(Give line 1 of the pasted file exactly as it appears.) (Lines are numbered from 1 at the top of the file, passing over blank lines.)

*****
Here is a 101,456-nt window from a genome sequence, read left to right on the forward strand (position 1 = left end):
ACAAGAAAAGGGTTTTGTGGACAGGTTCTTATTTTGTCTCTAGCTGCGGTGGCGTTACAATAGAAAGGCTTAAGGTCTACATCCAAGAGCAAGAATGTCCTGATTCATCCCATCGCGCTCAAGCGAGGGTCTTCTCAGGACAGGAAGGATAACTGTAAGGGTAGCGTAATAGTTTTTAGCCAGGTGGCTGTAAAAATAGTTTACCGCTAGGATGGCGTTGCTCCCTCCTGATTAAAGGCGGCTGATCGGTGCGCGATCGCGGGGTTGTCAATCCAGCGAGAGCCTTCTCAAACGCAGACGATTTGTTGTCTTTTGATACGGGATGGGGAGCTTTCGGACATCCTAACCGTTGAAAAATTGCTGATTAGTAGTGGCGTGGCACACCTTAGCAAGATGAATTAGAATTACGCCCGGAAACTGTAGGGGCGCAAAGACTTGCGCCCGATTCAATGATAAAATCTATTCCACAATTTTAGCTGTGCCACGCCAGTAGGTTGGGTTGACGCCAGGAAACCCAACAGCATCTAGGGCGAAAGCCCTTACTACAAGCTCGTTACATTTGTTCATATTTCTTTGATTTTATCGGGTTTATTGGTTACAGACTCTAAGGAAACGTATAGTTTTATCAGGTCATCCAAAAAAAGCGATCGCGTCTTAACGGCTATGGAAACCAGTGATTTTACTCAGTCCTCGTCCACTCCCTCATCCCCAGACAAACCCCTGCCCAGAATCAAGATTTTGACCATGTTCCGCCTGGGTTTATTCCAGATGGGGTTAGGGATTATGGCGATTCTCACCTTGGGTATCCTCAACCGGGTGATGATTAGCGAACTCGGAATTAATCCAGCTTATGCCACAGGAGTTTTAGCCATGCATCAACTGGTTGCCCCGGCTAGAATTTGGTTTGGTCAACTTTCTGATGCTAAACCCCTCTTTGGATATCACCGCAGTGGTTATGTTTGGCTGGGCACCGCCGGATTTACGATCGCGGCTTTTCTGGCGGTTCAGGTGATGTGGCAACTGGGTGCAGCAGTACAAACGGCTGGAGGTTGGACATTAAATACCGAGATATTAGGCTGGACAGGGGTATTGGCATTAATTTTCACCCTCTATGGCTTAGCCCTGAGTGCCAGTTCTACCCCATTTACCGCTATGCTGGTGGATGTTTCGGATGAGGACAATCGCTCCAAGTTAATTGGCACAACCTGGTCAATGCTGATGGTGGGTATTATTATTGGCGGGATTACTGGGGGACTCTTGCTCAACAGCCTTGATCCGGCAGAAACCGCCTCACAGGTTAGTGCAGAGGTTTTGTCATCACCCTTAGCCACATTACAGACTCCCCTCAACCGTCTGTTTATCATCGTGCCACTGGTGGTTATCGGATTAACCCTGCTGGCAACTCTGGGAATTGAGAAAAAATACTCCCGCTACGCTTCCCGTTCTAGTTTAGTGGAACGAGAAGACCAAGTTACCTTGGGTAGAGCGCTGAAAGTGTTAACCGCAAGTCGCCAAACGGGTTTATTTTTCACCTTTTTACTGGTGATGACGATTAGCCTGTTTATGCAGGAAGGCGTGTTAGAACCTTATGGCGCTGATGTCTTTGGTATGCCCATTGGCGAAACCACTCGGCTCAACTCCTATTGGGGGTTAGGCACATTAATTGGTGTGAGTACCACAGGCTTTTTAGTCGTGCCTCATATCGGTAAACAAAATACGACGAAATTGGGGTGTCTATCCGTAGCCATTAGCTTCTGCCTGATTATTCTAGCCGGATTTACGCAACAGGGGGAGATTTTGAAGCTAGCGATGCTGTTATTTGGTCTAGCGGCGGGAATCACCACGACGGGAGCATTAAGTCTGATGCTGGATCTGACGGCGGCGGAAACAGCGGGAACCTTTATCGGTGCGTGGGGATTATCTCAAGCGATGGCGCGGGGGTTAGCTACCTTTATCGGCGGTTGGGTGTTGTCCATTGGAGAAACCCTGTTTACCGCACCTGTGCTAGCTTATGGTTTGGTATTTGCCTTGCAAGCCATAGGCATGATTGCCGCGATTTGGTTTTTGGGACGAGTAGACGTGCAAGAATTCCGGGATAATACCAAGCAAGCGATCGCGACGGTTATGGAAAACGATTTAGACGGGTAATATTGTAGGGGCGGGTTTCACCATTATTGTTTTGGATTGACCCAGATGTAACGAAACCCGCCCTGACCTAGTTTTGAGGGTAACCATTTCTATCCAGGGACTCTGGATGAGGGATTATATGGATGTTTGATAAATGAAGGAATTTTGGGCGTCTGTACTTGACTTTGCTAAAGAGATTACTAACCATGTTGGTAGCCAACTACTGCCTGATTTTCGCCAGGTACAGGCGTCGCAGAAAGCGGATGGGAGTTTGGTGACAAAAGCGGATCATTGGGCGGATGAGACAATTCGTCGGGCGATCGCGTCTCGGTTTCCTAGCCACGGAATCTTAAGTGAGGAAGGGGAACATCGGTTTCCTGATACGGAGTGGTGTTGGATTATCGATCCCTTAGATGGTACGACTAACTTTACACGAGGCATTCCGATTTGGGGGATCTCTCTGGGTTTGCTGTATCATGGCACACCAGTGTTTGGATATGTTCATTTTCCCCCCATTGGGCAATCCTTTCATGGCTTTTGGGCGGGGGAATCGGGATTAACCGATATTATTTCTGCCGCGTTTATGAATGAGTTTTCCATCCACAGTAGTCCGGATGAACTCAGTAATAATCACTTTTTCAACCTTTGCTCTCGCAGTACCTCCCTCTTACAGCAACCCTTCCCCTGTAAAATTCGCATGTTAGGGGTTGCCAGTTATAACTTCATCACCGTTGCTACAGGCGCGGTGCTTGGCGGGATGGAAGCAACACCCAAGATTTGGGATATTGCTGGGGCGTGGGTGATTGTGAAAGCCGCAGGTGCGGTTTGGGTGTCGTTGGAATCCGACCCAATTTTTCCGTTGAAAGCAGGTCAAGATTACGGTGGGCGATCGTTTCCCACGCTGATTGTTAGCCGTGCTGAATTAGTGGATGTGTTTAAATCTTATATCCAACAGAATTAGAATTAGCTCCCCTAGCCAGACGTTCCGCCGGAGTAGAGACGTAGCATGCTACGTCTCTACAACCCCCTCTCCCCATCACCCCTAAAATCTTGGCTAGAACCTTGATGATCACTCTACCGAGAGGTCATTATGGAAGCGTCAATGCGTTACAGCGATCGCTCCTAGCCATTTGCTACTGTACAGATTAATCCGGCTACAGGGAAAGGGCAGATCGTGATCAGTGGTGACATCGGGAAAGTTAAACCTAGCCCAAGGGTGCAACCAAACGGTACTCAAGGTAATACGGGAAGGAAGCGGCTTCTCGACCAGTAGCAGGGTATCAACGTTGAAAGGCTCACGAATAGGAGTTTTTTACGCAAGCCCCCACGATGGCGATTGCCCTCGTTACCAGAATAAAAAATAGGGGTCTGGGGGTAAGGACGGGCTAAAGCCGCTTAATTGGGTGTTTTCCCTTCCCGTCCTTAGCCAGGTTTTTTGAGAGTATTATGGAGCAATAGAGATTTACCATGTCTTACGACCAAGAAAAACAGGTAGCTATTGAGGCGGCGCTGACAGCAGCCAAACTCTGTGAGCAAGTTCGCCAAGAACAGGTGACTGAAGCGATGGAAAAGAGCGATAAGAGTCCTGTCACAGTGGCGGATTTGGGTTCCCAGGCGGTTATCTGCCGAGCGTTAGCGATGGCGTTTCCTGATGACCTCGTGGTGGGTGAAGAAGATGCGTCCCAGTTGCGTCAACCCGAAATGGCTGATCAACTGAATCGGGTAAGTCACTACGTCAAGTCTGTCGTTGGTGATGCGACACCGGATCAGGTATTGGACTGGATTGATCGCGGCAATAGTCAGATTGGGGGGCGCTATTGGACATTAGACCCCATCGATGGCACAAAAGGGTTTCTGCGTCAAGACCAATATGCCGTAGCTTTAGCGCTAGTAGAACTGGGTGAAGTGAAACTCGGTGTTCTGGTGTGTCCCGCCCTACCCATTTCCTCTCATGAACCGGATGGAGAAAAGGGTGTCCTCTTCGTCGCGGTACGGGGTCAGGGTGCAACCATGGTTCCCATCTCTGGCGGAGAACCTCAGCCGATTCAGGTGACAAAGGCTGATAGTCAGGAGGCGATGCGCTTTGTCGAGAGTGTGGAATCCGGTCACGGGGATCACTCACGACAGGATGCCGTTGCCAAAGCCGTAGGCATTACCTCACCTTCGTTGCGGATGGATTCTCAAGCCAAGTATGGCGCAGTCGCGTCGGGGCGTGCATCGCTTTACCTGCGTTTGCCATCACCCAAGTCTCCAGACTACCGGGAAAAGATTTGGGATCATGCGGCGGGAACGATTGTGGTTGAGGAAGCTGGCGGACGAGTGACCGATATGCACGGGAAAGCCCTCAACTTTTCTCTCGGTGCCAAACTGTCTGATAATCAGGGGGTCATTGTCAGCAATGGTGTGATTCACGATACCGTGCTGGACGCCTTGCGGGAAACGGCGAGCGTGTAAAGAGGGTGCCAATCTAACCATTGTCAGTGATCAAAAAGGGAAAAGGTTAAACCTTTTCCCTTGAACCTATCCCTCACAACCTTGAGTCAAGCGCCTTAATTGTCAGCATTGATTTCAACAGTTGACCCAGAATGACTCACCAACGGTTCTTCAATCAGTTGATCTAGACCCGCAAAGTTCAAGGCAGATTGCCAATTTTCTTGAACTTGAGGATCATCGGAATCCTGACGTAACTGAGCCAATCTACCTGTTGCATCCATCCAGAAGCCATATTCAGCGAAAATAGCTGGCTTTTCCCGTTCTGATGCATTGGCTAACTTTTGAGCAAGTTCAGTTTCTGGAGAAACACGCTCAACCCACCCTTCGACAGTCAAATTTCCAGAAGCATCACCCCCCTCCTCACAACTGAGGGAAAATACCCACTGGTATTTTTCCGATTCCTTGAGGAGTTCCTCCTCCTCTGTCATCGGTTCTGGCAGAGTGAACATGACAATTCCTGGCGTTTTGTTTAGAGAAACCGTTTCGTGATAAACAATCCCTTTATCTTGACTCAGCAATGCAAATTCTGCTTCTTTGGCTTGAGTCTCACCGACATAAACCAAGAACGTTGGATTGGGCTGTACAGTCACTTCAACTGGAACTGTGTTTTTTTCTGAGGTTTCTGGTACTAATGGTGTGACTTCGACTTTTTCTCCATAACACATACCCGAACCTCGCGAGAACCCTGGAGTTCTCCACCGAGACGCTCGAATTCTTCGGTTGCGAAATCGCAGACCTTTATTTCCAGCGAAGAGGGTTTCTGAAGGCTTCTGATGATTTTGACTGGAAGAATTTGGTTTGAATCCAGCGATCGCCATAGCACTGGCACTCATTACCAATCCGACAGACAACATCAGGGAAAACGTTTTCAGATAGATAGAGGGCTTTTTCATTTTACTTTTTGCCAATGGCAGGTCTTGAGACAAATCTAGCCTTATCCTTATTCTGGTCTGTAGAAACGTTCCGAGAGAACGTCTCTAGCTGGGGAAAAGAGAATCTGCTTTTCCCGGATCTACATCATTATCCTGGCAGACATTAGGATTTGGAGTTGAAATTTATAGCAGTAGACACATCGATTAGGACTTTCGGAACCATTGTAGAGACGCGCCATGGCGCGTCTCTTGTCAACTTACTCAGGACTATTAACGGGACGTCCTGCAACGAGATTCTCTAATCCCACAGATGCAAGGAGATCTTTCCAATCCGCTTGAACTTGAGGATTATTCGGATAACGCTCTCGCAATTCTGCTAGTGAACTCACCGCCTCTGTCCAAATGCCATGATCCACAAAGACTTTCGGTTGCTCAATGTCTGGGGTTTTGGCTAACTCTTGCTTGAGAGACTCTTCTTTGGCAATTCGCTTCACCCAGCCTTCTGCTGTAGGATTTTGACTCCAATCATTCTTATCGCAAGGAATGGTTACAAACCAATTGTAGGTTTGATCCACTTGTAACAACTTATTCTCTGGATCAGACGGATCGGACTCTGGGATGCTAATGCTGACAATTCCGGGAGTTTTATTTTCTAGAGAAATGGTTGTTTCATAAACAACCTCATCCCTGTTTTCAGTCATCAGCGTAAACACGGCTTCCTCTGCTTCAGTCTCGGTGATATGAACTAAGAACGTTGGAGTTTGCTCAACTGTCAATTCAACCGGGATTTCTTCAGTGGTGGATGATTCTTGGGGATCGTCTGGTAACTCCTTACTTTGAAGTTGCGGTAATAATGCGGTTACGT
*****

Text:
Here is a 101,456-nt window from a genome sequence, read left to right on the forward strand (position 1 = left end):